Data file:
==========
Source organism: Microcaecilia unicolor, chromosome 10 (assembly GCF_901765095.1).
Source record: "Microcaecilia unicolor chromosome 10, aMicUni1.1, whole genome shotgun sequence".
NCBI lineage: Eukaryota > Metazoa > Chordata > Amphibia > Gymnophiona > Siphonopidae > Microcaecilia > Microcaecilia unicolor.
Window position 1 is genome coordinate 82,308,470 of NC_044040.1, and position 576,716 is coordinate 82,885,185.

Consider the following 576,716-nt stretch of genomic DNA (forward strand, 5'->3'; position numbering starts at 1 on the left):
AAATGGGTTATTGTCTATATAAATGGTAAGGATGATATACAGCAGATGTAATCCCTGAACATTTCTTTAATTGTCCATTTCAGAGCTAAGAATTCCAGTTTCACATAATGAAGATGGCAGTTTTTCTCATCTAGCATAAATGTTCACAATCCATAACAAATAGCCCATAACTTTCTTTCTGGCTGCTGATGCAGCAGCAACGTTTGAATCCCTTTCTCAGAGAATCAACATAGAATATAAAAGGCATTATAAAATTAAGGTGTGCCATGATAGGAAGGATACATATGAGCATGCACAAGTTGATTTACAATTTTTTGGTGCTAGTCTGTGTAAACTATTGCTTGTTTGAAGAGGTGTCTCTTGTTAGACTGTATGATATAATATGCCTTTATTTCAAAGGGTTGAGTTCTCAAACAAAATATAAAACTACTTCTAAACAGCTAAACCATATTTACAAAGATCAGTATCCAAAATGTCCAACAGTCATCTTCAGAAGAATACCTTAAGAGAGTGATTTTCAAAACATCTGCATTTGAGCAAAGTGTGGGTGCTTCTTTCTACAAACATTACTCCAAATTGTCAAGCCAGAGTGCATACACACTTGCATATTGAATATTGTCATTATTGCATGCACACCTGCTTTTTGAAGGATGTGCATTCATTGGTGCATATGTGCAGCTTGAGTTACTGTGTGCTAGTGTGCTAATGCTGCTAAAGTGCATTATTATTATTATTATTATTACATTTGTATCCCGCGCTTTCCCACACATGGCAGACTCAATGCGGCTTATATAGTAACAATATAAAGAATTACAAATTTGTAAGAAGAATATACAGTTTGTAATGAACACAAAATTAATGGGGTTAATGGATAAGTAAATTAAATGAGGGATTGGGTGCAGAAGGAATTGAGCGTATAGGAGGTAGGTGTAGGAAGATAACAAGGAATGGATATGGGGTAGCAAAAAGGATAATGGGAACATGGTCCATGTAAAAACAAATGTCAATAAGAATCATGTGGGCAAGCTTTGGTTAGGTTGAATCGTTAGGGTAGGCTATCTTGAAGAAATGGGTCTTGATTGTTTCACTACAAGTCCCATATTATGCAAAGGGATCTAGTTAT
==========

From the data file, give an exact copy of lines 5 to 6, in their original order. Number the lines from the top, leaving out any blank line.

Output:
Consider the following 576,716-nt stretch of genomic DNA (forward strand, 5'->3'; position numbering starts at 1 on the left):
AAATGGGTTATTGTCTATATAAATGGTAAGGATGATATACAGCAGATGTAATCCCTGAACATTTCTTTAATTGTCCATTTCAGAGCTAAGAATTCCAGTTTCACATAATGAAGATGGCAGTTTTTCTCATCTAGCATAAATGTTCACAATCCATAACAAATAGCCCATAACTTTCTTTCTGGCTGCTGATGCAGCAGCAACGTTTGAATCCCTTTCTCAGAGAATCAACATAGAATATAAAAGGCATTATAAAATTAAGGTGTGCCATGATAGGAAGGATACATATGAGCATGCACAAGTTGATTTACAATTTTTTGGTGCTAGTCTGTGTAAACTATTGCTTGTTTGAAGAGGTGTCTCTTGTTAGACTGTATGATATAATATGCCTTTATTTCAAAGGGTTGAGTTCTCAAACAAAATATAAAACTACTTCTAAACAGCTAAACCATATTTACAAAGATCAGTATCCAAAATGTCCAACAGTCATCTTCAGAAGAATACCTTAAGAGAGTGATTTTCAAAACATCTGCATTTGAGCAAAGTGTGGGTGCTTCTTTCTACAAACATTACTCCAAATTGTCAAGCCAGAGTGCATACACACTTGCATATTGAATATTGTCATTATTGCATGCACACCTGCTTTTTGAAGGATGTGCATTCATTGGTGCATATGTGCAGCTTGAGTTACTGTGTGCTAGTGTGCTAATGCTGCTAAAGTGCATTATTATTATTATTATTATTACATTTGTATCCCGCGCTTTCCCACACATGGCAGACTCAATGCGGCTTATATAGTAACAATATAAAGAATTACAAATTTGTAAGAAGAATATACAGTTTGTAATGAACACAAAATTAATGGGGTTAATGGATAAGTAAATTAAATGAGGGATTGGGTGCAGAAGGAATTGAGCGTATAGGAGGTAGGTGTAGGAAGATAACAAGGAATGGATATGGGGTAGCAAAAAGGATAATGGGAACATGGTCCATGTAAAAACAAATGTCAATAAGAATCATGTGGGCAAGCTTTGGTTAGGTTGAATCGTTAGGGTAGGCTATCTTGAAGAAATGGGTCTTGATTGTTTCACTACAAGTCCCATATTATGCAAAGGGATCTAGTTAT